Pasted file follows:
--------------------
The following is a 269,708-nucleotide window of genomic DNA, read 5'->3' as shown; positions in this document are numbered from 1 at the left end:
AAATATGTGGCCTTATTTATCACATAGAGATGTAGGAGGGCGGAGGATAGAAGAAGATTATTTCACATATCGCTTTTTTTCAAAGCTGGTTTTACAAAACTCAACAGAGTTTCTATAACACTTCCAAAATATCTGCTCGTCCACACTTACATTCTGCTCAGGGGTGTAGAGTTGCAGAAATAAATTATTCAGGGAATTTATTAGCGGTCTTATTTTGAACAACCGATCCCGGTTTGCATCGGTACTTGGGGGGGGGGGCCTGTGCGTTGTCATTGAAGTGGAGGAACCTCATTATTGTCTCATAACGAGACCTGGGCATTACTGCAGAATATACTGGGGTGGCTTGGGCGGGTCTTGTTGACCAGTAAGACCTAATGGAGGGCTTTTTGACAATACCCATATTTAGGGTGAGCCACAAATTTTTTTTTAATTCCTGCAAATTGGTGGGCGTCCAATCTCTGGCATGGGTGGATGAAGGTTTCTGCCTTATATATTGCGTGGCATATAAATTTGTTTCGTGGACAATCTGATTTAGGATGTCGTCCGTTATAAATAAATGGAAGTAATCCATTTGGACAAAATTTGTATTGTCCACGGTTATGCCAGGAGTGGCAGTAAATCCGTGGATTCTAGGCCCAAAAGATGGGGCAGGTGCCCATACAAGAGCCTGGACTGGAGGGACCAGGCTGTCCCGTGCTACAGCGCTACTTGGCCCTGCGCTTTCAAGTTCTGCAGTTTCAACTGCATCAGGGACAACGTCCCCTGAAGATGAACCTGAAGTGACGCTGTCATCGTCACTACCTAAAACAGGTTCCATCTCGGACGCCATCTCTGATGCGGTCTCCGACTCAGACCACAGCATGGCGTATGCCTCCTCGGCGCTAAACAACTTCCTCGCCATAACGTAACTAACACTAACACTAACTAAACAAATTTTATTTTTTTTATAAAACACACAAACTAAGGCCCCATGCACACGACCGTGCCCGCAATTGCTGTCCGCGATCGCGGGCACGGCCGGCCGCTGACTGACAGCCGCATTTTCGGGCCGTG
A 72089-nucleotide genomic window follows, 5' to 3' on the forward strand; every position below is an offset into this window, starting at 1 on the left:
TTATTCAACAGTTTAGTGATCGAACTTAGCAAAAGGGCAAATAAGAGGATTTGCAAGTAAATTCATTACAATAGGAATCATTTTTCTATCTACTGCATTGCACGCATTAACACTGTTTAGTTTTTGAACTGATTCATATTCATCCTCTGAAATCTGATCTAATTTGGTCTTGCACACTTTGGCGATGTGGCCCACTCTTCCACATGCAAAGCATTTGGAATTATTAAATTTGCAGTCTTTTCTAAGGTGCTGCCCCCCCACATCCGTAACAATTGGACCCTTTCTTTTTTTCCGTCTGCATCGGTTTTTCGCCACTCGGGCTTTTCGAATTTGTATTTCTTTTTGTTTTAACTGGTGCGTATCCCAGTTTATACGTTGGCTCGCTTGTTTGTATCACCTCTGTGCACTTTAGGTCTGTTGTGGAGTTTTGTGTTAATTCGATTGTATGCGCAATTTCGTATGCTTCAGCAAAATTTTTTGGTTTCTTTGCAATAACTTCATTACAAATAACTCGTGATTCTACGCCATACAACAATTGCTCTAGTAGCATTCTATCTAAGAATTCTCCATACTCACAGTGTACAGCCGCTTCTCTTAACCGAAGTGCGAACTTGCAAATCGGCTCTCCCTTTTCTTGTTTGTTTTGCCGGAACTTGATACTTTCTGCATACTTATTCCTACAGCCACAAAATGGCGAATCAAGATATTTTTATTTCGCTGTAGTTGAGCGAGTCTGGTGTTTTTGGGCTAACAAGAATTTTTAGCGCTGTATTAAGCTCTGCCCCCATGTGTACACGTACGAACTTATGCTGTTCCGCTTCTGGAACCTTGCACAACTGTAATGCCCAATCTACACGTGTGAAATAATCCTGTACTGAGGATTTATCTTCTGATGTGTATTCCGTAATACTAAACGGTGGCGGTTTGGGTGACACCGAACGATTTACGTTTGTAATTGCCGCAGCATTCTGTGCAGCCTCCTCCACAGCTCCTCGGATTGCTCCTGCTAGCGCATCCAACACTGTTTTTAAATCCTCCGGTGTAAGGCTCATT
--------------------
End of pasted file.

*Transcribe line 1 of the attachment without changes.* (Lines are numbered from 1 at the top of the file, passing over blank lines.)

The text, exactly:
The following is a 269,708-nucleotide window of genomic DNA, read 5'->3' as shown; positions in this document are numbered from 1 at the left end: